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Promising Therapeutic Strategy Against Glioblastoma (Hutter Lab)
Glioblastoma (GBM) is a lethal brain tumor without effective treatment options. Despite multimodal therapy including surgery, radiation and alkylating chemotherapy, tumors recur swiftly and are resistant to further treatments.
In order to evaluate the mechanism of therapy response and resistance to immunomodulatory treatments, Prof. Gregor Hutter and his team at the Department of Biomedicine and the Neurosurgical Department of the University Hospital Basel, established a personalized “ex-vivo” drug testing and development platform, in which patient’s freshly resected glioblastoma tumor tissue was subjected to different regimens of immuno-modulatory treatments.
Using multiplex microscopy technologies and through a collaboration with the Nolan lab at Standford University, the pioneer of CODEX multiplex imaging, the group monitored the tumor region specific response to the treatment in depth.
Strong Immune Response in Tumor Center
In their study, which was recently published in Science Advances, Shekarian and colleagues have shown that explants from tumor center and periphery differ significantly in their cell type composition, cytokine profile and responses to the treatment. They also observed a strong adaptive immune response almost exclusively in the tumor center whereas the peripheral invasion zone acted as an “immune-desert” zone and displayed a much lower response to the treatments. For example, the researchers found that T cells within the tumor center, which are usually highly immunosuppressed by the tumor microenvironment, could be ‘re-invigorated’ in the tumor center explants, but to a much lesser extent in the periphery. The researchers also identified patients who had a particularly strong anti-tumoral immune response compared to patients with a poorer response, and could identify potential tissue-intrinsic factors explaining this phenomenon.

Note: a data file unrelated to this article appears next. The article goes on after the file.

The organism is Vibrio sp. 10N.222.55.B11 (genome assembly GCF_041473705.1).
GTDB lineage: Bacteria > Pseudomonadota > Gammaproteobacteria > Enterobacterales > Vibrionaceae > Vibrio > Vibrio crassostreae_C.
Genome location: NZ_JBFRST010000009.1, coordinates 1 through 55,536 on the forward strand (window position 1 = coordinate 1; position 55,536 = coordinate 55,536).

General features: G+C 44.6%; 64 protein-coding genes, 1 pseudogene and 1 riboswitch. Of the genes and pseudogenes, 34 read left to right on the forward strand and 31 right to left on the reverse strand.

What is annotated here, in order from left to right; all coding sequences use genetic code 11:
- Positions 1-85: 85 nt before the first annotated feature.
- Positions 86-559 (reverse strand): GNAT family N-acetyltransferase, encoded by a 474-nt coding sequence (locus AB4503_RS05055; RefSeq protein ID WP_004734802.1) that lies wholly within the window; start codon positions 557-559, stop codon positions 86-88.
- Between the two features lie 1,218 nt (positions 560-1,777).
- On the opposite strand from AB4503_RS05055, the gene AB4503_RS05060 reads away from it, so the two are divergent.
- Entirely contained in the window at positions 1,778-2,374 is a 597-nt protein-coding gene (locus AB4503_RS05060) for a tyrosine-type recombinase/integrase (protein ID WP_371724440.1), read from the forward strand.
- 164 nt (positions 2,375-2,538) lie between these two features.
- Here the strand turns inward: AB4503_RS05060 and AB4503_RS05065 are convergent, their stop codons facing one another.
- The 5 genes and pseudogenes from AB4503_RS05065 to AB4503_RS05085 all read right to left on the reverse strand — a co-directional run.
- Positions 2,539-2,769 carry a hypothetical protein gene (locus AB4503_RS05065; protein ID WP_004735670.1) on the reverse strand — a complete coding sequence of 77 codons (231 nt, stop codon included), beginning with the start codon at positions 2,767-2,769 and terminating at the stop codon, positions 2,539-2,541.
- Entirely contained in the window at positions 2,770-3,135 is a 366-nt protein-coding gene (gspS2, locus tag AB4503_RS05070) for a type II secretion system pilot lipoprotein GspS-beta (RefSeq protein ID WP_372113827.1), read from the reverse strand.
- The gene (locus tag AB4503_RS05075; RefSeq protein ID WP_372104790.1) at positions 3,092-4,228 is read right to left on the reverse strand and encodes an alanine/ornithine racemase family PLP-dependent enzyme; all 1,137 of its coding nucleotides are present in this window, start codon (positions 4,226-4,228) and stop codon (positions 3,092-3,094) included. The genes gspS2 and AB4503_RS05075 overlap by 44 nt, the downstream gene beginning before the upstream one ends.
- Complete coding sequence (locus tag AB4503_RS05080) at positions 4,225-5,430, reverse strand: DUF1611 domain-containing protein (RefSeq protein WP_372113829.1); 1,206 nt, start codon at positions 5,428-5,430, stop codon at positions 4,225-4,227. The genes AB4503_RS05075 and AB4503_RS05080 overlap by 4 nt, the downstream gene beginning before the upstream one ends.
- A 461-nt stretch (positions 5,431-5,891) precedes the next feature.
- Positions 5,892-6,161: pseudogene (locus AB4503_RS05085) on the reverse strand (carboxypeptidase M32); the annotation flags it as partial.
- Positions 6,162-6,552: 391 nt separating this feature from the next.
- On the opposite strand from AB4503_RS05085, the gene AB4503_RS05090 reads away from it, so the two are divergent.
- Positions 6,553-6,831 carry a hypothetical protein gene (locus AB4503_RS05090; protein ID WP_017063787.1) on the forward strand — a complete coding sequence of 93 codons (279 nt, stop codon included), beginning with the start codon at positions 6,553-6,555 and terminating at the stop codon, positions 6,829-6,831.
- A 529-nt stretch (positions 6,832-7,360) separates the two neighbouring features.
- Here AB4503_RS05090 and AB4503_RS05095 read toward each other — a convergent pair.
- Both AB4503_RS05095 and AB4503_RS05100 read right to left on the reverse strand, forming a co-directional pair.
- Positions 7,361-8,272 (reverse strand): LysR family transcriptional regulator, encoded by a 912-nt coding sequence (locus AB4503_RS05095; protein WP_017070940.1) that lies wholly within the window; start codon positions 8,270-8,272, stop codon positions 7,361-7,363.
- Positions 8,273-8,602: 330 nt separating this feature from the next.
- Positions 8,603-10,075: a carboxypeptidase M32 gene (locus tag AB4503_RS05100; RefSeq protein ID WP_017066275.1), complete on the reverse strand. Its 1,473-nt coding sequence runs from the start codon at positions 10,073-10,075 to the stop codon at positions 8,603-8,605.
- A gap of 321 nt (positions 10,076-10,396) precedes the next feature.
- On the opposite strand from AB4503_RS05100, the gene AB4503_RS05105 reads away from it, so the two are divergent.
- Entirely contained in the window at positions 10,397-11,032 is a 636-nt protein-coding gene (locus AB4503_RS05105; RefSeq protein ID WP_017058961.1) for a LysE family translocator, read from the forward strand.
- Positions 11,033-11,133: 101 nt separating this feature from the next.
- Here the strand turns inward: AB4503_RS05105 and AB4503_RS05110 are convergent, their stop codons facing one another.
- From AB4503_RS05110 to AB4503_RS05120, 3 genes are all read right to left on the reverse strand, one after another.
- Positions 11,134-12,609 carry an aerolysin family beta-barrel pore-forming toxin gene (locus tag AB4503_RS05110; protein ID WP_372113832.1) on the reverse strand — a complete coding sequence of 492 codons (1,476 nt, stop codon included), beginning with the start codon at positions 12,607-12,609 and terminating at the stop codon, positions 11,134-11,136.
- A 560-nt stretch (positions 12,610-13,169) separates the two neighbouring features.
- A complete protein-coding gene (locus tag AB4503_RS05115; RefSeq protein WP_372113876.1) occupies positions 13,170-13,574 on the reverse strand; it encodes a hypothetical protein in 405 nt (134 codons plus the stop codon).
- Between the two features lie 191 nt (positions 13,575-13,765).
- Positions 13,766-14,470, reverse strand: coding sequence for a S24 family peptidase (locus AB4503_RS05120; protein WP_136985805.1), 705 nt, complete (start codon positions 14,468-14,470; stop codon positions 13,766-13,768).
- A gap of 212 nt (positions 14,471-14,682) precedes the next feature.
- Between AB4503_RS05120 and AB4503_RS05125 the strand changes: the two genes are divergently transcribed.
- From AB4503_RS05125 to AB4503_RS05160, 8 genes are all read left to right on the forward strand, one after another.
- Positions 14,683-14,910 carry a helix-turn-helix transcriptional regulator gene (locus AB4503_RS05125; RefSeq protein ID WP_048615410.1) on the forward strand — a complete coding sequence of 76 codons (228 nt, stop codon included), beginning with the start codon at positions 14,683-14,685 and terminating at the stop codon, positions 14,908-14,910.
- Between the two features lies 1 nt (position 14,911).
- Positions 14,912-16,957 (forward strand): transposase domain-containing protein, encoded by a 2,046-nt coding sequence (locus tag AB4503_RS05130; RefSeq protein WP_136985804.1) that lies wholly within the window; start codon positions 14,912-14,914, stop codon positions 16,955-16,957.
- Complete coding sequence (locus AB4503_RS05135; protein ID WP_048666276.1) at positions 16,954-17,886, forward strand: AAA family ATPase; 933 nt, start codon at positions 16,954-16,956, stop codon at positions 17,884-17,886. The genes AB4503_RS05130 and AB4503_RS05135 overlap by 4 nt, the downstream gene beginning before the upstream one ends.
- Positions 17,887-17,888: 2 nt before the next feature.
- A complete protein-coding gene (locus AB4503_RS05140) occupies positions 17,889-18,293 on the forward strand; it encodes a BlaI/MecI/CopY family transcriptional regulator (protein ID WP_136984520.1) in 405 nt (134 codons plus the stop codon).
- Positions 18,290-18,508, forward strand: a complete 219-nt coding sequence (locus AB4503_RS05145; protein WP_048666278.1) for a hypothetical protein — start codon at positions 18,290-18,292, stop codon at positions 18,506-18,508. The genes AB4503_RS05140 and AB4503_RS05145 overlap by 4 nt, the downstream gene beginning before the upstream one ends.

This observation might be of translational clinical relevance and might support the concept of local neoadjuvant immunomodulatory treatments before bulk tumor resection or after re-emerging of contrast enhancing tumor areas.
This study also provides a framework for a multidimensional personalized response assessment of immunotherapy regimens against glioblastoma or other tumor entities.
For this study, which has been published in Science Advances, researchers from the University of Basel collaborated with researchers from Stanford University (California, USA), and the Eberhard Karls University (Tübingen, Germany), as well as Idorsia Pharmaceuticals (Allschwil, Basel).